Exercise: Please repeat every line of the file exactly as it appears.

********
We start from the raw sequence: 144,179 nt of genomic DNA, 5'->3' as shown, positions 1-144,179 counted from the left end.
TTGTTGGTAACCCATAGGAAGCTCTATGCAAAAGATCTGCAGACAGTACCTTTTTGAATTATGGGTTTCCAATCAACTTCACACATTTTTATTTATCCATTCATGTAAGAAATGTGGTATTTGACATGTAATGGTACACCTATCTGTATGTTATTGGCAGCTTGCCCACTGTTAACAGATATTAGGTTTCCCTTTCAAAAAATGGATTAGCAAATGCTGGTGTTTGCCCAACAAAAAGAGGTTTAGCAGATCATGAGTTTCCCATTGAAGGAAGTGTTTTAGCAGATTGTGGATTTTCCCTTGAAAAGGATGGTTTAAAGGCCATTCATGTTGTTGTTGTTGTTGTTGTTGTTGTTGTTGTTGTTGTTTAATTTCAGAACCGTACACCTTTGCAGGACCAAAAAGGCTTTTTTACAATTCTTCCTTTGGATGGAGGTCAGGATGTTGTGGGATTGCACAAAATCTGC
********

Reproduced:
We start from the raw sequence: 144,179 nt of genomic DNA, 5'->3' as shown, positions 1-144,179 counted from the left end.
TTGTTGGTAACCCATAGGAAGCTCTATGCAAAAGATCTGCAGACAGTACCTTTTTGAATTATGGGTTTCCAATCAACTTCACACATTTTTATTTATCCATTCATGTAAGAAATGTGGTATTTGACATGTAATGGTACACCTATCTGTATGTTATTGGCAGCTTGCCCACTGTTAACAGATATTAGGTTTCCCTTTCAAAAAATGGATTAGCAAATGCTGGTGTTTGCCCAACAAAAAGAGGTTTAGCAGATCATGAGTTTCCCATTGAAGGAAGTGTTTTAGCAGATTGTGGATTTTCCCTTGAAAAGGATGGTTTAAAGGCCATTCATGTTGTTGTTGTTGTTGTTGTTGTTGTTGTTGTTGTTGTTTAATTTCAGAACCGTACACCTTTGCAGGACCAAAAAGGCTTTTTTACAATTCTTCCTTTGGATGGAGGTCAGGATGTTGTGGGATTGCACAAAATCTGC